BOISE, Idaho — A trio of college students is being honored after winning Boise State's Cybersecurity Entrepreneur Challenge.
As Idaho News 6 reported, Boise State's Institute for Pervasive Cybersecurity put on the Cybersecurity Entrepreneur Challenge from October 11-18, 2021. As part of the challenge, students from colleges across the state teamed up to tackle problems put forward by industry leaders. Then, the teams pitched their ideas during Boise Entrepreneur Week.
"We wanted to try to get a cyber entrepreneur challenge, and our students across the state to understand how they could start a cyber company and join into this fight we have to protect our critical data and critical infrastructure," explained Edward Vasko, Director of the Institute for Pervasive Cybersecurity.
The group made up of Alex Mitchell, Tatum Jones, and Cameron White decided to focus their pitch around ways to integrate cybersecurity tools with physical security—specifically real-time alerts and real-time data entry.
"Our goal was to try and create something, program or product that would hopefully combine the two and have them work together rather then separately," Mitchell explained.
The group is one of many teams working to bring innovative ideas to a growing industry.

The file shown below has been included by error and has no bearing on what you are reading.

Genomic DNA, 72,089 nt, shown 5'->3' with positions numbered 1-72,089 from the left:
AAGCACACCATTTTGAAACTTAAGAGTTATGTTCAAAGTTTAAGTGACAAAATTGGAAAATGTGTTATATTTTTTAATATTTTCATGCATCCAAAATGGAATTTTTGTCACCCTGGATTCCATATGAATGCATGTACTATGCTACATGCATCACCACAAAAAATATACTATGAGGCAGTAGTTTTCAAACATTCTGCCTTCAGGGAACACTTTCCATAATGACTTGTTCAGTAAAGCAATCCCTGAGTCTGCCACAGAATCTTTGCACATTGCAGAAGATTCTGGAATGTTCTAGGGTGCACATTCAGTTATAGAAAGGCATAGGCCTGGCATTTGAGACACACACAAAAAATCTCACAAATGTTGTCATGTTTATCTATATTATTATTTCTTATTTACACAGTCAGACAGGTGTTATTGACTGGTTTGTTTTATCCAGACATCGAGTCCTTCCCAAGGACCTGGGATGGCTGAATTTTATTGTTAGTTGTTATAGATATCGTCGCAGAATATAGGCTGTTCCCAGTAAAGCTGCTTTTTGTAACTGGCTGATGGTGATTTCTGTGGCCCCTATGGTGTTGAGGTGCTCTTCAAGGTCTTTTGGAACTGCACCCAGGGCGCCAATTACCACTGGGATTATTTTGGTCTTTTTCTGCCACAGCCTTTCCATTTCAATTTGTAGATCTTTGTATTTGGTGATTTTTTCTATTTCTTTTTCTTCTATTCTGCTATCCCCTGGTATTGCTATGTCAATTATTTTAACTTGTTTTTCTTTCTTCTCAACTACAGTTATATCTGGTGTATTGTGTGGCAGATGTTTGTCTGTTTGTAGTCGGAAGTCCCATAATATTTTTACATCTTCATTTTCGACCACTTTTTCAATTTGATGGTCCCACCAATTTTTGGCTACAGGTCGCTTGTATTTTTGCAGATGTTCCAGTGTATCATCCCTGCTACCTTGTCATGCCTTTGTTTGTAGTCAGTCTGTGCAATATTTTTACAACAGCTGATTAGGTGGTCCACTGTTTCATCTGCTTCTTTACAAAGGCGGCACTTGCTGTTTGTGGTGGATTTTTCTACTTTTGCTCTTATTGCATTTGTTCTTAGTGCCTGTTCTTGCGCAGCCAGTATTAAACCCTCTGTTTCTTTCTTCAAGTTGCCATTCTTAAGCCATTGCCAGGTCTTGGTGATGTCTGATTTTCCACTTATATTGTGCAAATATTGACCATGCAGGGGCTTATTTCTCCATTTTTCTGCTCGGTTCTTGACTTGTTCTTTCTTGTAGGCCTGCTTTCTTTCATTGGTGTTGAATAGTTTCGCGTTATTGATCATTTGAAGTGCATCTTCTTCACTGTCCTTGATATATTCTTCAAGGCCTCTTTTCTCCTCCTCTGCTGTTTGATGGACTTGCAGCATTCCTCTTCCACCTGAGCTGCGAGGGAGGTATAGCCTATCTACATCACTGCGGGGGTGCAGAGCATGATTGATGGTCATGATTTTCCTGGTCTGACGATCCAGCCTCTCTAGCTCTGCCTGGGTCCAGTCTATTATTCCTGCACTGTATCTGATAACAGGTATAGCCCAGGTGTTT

"Cybersecurity is such an ever-growing field. There's constant learning and constant changes. You need new directions to come at it from, new mindsets, new ideas," Mitchell said.
As Idaho News 6 has reported, Idaho is seeing a huge boost in cybersecurity jobs.
Data Analysts from the Idaho Department of Labor looked at data from all over the state, and found cybersecurity jobs had grown 160 percent since 2015 — and a 28% increase in 2020 alone.
"Despite the nationwide pandemic, the number of cybersecurity job openings in Idaho saw a 28% increase in 2020 with an estimated 1,200 available postings through the course of the year. Since 2015, openings for cybersecurity jobs have grown by 160%, sustained by accelerating demand across multiple industry sectors," the report said.
The trio says helping people, along with the ability to be critical thinking and problem solvers, is what drew them to the field.
"Honestly it was something that just always spoke to me that was always something I was interested in," Jones said.
"Innovation doesn't happen unless there's a safe space for it to happen," White said. "By protecting your assets you're creating a better environment for your employees to be able to innovate freely knowing their stuff is secure."